15 Sep The Most Important Leadership Traits Not Taught in the Classroom
As the world pushes for better leadership, it also pushes for mediocrity within our leaders. We want people to conform to our image of a leader. Education, training, and leadership books contribute not to the emergence of great leaders, but to ensuring that all rising leaders think the same, act the same, and do the same in all situations. This is not leadership, but management. Many people “lead” groups, large and small, but few people are leaders. In fact, sometimes, the best leader is not the person in the leading position.
The best leadership embraces individuality: for the leader and the people being lead. While conformity is essential in the business world, the great leader will find ways to operate successfully through established policies, procedures, and objectives using unique and innovative methods. In short, great leaders will operate as expected when needed, but they will also take appropriate risks and seek out opportunities for greater success. What they apply to being a leader seldom is taught in a classroom.
Humility – Great leaders will never ask their team to do something that they are not willing to do themselves. Often, they are out in the trenches alongside their team assisting in the current task. They are not overseers, but active participants. They also look for opportunities to give credit to their teams.
Dedication – Great leaders are wholeheartedly dedicated to the team and what they are doing. They care about their people and they are committed to getting the job done.
Wisdom – Leaders will be asked to make decisions, but making wise decisions can be elusive. Wisdom operates when having to make a decision between two good or two bad options, and stand by that decision confidently.
Vision – Many leadership classes will talk extensively on vision, but they seem to fail in getting students to understand the value of communicating vision. Poor leaders do not have a clear vision, they attach themselves to another person’s vision, or they fail to share the vision with their team.
Diligence – Despite the importance of vision, great leaders understand the need for results. Specifically, they know that diligent application of required tasks each and every day will ensure desired results can be obtained: allowing the team to move forward in the vision.
Responsibility – Want to find out who the real leader is in an organization? Find out who takes responsibility when things go wrong. The best leaders will confidently take responsibility for all matters within their control. If the matter occurs outside their control, they take control until they can find the right person who has responsibility.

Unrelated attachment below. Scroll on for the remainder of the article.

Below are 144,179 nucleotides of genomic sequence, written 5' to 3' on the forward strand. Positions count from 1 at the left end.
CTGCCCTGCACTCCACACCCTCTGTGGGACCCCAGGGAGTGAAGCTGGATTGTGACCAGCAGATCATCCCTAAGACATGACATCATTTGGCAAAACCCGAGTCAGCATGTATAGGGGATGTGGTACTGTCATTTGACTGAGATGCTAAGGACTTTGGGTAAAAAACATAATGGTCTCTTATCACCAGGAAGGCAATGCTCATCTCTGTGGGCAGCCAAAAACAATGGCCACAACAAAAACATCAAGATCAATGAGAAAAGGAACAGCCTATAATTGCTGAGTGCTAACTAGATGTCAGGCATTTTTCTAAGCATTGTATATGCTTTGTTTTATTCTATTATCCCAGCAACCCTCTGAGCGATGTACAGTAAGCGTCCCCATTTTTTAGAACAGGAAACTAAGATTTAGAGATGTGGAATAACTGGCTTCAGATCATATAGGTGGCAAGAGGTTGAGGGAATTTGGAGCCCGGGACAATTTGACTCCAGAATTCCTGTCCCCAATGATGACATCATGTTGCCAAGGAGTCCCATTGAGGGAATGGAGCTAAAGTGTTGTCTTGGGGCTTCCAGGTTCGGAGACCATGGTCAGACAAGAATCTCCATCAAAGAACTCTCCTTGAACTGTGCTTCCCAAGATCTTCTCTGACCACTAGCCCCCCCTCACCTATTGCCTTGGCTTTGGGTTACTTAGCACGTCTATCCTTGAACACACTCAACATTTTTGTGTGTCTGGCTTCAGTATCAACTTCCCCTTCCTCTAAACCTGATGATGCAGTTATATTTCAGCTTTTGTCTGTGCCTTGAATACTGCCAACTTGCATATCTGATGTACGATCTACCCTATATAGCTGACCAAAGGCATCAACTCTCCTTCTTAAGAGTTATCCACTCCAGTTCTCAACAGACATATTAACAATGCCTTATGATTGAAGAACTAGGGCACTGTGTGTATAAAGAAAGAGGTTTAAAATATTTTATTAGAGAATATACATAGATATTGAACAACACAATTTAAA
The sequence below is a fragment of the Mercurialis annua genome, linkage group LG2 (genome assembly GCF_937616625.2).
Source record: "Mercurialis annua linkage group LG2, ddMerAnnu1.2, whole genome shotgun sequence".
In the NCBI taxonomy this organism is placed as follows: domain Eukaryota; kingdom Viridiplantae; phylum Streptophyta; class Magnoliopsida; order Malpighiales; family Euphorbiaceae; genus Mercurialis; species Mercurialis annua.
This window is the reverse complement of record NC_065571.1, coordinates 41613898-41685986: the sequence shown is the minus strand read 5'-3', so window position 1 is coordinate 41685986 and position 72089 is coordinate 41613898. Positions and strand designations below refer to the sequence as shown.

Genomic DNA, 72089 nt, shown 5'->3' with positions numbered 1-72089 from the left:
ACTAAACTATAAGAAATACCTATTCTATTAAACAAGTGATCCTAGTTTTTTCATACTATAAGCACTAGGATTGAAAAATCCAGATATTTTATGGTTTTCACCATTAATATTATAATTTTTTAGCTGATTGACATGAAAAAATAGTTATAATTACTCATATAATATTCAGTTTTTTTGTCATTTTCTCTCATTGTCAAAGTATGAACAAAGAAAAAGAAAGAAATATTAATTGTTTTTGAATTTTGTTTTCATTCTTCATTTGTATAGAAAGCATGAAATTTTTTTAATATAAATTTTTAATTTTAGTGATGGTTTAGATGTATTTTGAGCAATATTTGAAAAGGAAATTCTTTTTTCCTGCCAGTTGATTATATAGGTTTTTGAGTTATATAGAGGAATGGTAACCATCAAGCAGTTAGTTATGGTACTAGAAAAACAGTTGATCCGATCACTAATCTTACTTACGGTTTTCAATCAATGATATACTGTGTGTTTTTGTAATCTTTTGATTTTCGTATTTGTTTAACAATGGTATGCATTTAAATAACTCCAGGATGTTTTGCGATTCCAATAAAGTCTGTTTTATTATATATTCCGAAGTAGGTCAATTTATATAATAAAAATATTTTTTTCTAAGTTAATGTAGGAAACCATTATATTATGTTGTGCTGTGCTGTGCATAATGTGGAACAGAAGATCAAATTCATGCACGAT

Council – Great leaders seek the advice of others – mentors, peers and employees. They understand their own strengths and weaknesses. They seek advice not as a last hope effort, but regularly for even the most mundane issues.
Customer-driven – Leaders are often asked to be inspiring, but will do leaders get their inspiration: usually from the people they are inspiring. Leaders are mindful to watch for and seek the inspiration in customers and employees. An idea, suggestion, or opinion can occur in the smallest form and leaders will nurture and grow that into something worth noting.
Quietness – The best leaders are not boisterous, but quiet. They observe, listen, and contemplate; then they speak. When they do speak, they get right to the point. Then they observe and listen again.
Rest – The greatest leaders understand the value of balance and rest. They understand that the harder you work, the more rest that is required: not just sleep, but play, nutrition, and family. The harder they push their employees, the more great leaders will push to provide balance for those employees.
Management is relatively easy. The hard part is actually being a leader. While training will push everyone to be a leader, few will actually be successful as leaders and great leaders are a rarity. The traits presented in this article cannot be taught in a book or a classroom, but are intrinsic and developed over time. They require a person who is highly self-aware, always self-improving and willing to make mistakes along the way.